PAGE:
Wednesday, 19 March 2014

Recipe for cod with Bengali lime




I'm a little bit obsessed with citrus. I've even tried to grow some with limited success: the Meyer lemon tree produced just one delicately floral lemon then promptly died. The kaffir lime bush is no more. The kumquat plant is deceased never to garnish my stove with saumon en papillote again. 
I'm still on the lookout for fresh yuzu, I expended much energy a couple of years ago, trying to persuade grapefruit farmers to grow fresh yuzu. This is only available in Japan, but you can get the paste and nowadays the juice here. Even Jamie Oliver talked about it on his show, so yuzu is entering the mainstream as an ingredient. 
My latest citrus crush is Bengali lime. For about £1.40 you can buy a large knobbly green lime, in any area, like Whitechapel in London, where Bengalis live and shop. It's totes amaze balls. 
Dig your thumbnail into the flesh and sniff, you are transported to more exotic climes. The scent filled my kitchen when I used it to flavour roast cod. I think it is called 'Gondhoraj Lebu' in Bengali. But they might also be called 'Shatkora' according to Kavey's blog. Reading the comments on her blog, it is clear that there is a whole universe of Asian citrus to discover.
I trod carefully at first with the Bengali lime with this simple cod recipe, but then started to add the zest and juice to everything, including jam. The shopkeepers told me that Bengalis just eat the lime raw, with curry, or in a kachumber-like salad, or in a pickle. 

Roast cod with Bengali lime, dill and soba noodles.
For two

75ml Olive oil
2 x 200g filet of cod, pinned, skinned
1 Bengali lime, cut into slices
Salt
Fresh dill, chopped finely
1 stick of soba noodles (they are sold in bundles)

Preheat the oven to 200cÂș. On an olive oiled baking tray, place your cod filets, Add a slice of Bengali lime to the top of the fish, put the rest in the baking tin. Season with salt and fresh dill. Roast for 15 to 20 minutes. 
Prepare a saucepan of salted boiling water, plunge the soba noodles into the water. Cook for five minutes then drain the noodles into a colander. Rinse with cold water.
Remove the roasted cod from the oven, reserving the liquid.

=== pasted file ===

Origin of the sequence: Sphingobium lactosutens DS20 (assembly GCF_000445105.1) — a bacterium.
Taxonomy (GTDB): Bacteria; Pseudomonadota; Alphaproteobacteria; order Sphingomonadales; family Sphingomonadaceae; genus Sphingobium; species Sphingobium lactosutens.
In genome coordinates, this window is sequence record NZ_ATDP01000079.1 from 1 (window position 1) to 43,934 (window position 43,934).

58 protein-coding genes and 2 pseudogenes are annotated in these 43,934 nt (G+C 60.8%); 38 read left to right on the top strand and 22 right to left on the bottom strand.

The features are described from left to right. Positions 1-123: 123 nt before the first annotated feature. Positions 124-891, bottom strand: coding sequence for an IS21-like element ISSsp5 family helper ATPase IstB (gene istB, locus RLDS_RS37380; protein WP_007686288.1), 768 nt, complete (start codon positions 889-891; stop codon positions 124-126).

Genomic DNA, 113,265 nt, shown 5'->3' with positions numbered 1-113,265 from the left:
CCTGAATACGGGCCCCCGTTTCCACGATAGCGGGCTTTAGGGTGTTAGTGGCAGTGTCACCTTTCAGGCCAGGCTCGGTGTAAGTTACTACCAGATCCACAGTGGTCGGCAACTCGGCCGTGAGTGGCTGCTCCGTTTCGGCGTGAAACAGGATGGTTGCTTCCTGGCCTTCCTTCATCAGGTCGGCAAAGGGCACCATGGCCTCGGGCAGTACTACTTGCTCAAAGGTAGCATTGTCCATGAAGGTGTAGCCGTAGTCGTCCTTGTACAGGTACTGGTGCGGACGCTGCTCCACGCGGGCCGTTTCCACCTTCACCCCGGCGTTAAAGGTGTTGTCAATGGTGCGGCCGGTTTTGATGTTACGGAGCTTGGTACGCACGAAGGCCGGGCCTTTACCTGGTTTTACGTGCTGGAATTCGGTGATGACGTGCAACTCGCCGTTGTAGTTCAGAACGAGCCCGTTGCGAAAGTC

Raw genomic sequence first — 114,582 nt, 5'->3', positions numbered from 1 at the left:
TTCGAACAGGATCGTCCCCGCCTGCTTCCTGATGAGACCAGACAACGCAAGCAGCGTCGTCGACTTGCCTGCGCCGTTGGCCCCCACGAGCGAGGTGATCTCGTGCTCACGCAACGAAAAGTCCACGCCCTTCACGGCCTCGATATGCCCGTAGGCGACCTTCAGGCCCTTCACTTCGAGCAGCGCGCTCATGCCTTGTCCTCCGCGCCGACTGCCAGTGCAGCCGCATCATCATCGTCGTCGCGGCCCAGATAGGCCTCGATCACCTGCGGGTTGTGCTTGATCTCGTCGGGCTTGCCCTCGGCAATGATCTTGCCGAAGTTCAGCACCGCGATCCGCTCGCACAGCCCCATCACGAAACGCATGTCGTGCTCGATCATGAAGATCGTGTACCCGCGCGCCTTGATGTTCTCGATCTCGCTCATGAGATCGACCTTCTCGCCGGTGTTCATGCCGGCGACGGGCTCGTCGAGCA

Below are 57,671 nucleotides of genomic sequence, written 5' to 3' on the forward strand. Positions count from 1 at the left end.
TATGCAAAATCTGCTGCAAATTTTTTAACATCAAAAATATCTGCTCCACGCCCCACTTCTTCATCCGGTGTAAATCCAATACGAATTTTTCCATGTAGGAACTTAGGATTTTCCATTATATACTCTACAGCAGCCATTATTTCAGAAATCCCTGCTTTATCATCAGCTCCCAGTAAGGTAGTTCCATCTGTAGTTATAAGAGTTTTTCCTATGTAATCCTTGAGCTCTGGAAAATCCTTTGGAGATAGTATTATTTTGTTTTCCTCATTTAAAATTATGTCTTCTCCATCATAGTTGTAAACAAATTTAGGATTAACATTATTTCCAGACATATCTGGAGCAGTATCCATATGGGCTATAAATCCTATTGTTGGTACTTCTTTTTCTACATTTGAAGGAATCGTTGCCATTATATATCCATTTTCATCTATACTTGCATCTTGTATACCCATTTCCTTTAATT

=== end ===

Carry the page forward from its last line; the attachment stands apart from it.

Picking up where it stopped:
Plating: twirl the noodles in the centre of the plate, place the piece of cod on top. Ladle some of the bengali lime flavoured olive oil (the cooking juice) around the fish and noodles. 

7 comments:

  1. Beautiful photos. We have some sort of citrus tree - it looks like it grows kumquats, but they are NOT edible (as several greedy people have found out!) They look pretty though!

    Rosie xx

    ReplyDelete
    Replies
    1. Have you found out what it is Rosie? I do remember some sort of decorative mini orange tree being sold around christmas, the fruit of which you couldn't eat, but I can't remember what it was called.

      Delete
  2. I've got a thank you for spurring on a discussion about Bengali fruit which resulted in a gift of shakora and subsequently a delicious Bangladeshi shatkora and beef curry! Wahay! According to my Bengali friend (and also Rick Stein), shatkora is similar to grapefruit. Indeed, the specimen he gave me was. I used Rick's recipe for a beef shatkora curry, and it was amazing. Spicy, sour and fragrant, rather different from other curries I've made. We absolutely loved it. My new favourite!

    He said the above was a type of lemon, and they eat it chopped up in relishes/salads. There is also a smaller smoother-skin version which smells the same but is juicy. That one is used for juice.

    I see both the knobbly and the smooth version in my local stores often, and buy them to use instead of kaffir limes for making curry pastes! they smell a bit like kaffir lime leaves and it works.

    ReplyDelete
    Replies
    1. So the shakora and the knobbly lime/lemon are different? Any idea what the knobbly one is called?

      Delete
    2. Yes, they're definitely different. Here are some photos of shatkora. Mine looked just like the ripe one in the photo.
      The knobbly one is called jara lemon, and the smooth one lebu.

      Delete
    3. Thanks Maninas, really useful. So Shatkora is a bit rounder, more grapefruit looking? And my big green knobbly one is called ghondaraj Jara?

      Delete
    4. Yeap. Shatkora also tastes a lot like grapefruit, but perhaps a touch sweeter.

      Delete

I would love to hear what you think of this post! I try to reply to every comment (if there is a delay, I am probably away from an internet connection or abroad)